NotesFAQContact Us
Collection
Advanced
Search Tips
Peer reviewed Peer reviewed
Direct linkDirect link
ERIC Number: EJ839035
Record Type: Journal
Publication Date: 2007-May
Pages: 10
Abstractor: As Provided
Reference Count: N/A
ISBN: N/A
ISSN: ISSN-1740-2743
Remodelling the School Workforce in England: A Study in Tyranny
Gunter, Helen
Journal for Critical Education Policy Studies, v5 n1 May 2007
Remodelling the school workforce is being rolled out across England with official purposes articulated around work-life balance, improving standards, and the need to efficiently and effectively deploy staffing. This is not new and can be related to ongoing policy thrusts designed to restructure the state as manifest in the haphazard construction of site-based management from the late 1980s. I intend developing an intellectual argument about ways in which researchers and practitioners can engage with this major piece of government reform. Central to this argument will be to examine the how tyrannies form, how they work, how they sustain themselves and how they end. In particular, I will be examining the power structures that are embedded within Remodelling, and how the experiences of practitioners who are being remodelled and who are doing remodelling can be described, understood and explained. Schools in England are undergoing rapid centralised modernisation with structural and cultural changes taking place to those who practice, how they practice, who they practice with, and for what purpose. Consequently, the division of labour in regard to the place of teachers, their work and how they relate to other adults is being radically changed. New roles are being created to do with securing organisational efficiencies and effectiveness, new types of credentials are being required such as business administration, and new power relationships are being developed within the range of adults being employed, and in a situation where more non-teachers may work in a school than teachers. The reform is known as Remodelling the School Workforce and it has been phased in from September 2003. While the New Labour lexicon is of transformation, change, futures, improvement, effectiveness, and impact, much of what is currently presented as innovative reform is rooted in site-based management. Schools have had the right to hold their budget and to make decisions about the employment and deployment of staff since the 1988 Education Reform Act, and while Remodelling is being deployed as neutral, the reforms are being presented as a break with the past. However, history is embodied and is revealed within practice through how agency interplays with structures, and so how the individual experiences reform is core to this paper. I intend asking if Remodelling is a form of the tyranny of the ordinary. In doing this I am positioning the analysis as a form of "conceptually informed practice" (Gunter 2001) where I focus on how data is created, accessed, engaged with, understood and used. This runs counter to the traditional rational accounts of knowledge production, and Barnes (2004: 570) uses Hilary Putman's vivid metaphor of "brains in vats" to illustrate his point of the distorted nature of intellectual work as "disembodied, disconnected, disembedded". My position can be best summed up by Bourdieu's (2003) case for "scholarship with commitment" where politics and scientific rigour are productively combined. This is a legitimate position because what we know, who is recognised as knowing it, why we know it, and why we might want to know differently are matters that connect knowledge production with power structures. (Contains 3 notes.)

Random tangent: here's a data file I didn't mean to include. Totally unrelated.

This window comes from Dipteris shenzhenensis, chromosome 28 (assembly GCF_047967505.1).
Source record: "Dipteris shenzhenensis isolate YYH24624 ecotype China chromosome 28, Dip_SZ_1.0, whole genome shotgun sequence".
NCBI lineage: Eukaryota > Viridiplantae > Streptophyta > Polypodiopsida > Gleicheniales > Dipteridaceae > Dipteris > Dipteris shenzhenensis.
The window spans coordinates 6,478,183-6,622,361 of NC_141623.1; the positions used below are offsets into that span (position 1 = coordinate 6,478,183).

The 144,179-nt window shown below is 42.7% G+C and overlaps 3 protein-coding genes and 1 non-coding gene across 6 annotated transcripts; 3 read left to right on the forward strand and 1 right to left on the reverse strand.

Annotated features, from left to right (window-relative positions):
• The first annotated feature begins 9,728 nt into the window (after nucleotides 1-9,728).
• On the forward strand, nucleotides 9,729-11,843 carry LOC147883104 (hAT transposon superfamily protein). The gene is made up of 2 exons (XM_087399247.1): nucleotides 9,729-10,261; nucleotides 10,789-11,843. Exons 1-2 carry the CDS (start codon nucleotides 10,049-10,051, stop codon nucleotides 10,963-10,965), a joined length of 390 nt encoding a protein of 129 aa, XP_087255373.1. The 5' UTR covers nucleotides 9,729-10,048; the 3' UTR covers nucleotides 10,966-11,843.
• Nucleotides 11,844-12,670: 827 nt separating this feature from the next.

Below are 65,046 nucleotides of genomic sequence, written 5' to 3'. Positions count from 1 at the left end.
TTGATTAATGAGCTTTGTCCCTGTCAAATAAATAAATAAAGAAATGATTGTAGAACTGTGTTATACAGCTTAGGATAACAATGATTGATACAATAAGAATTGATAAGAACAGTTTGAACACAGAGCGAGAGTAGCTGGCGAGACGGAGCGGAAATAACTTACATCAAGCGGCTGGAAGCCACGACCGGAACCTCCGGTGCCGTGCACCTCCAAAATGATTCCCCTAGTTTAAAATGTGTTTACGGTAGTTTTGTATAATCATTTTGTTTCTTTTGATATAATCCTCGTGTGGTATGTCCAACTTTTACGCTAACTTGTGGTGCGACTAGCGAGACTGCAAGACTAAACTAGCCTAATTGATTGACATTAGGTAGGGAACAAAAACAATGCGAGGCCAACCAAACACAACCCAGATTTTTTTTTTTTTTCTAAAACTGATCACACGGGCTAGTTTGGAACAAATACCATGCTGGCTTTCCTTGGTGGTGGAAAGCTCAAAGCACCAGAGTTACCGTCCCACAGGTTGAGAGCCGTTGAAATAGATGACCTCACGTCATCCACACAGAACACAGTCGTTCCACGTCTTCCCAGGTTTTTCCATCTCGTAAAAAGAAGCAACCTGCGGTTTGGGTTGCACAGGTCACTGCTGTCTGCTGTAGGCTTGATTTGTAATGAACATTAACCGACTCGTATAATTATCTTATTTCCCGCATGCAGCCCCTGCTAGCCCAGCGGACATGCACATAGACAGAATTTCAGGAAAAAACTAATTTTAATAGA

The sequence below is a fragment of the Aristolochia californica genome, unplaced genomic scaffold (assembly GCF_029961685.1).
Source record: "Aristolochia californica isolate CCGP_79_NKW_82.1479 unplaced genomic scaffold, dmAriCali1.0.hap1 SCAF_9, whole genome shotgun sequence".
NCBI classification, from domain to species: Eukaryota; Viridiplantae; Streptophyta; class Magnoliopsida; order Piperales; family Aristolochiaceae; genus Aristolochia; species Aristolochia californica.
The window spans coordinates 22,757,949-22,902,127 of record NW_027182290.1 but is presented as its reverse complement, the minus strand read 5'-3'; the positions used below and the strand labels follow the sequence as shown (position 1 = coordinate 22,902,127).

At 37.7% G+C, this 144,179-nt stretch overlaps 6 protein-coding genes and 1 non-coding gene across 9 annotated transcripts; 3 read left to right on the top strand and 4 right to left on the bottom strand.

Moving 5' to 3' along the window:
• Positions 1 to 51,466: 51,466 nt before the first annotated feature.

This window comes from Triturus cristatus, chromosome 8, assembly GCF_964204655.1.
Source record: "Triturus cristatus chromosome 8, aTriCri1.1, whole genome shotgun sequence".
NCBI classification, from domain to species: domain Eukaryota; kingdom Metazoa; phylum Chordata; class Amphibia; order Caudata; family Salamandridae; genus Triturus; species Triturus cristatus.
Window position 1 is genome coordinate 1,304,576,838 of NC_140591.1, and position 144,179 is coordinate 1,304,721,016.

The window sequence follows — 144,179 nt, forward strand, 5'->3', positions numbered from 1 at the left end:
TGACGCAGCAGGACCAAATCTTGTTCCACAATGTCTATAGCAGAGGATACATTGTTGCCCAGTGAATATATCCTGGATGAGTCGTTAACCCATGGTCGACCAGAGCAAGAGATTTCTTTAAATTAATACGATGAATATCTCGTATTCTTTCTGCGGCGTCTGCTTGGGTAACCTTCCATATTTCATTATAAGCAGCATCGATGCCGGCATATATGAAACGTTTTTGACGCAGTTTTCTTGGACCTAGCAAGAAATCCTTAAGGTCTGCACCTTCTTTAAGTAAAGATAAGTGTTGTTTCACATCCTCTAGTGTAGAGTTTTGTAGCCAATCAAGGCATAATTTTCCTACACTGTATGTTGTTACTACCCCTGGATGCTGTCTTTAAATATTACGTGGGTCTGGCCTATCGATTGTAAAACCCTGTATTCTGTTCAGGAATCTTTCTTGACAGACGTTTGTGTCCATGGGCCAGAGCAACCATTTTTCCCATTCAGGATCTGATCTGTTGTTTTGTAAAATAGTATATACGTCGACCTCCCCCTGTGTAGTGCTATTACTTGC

The Institute for Education Policy Studies. University of Northampton, School of Education, Boughton Green Road, Northampton NN2 7AL United Kingdom. Tel: +44-1273-270943; e-mail: ieps@ieps.org.uk; Web site: http://www.jceps.com
Publication Type: Journal Articles; Reports - Research
Education Level: Elementary Secondary Education
Audience: N/A
Language: English
Sponsor: N/A
Authoring Institution: N/A
Identifiers - Location: United Kingdom (England)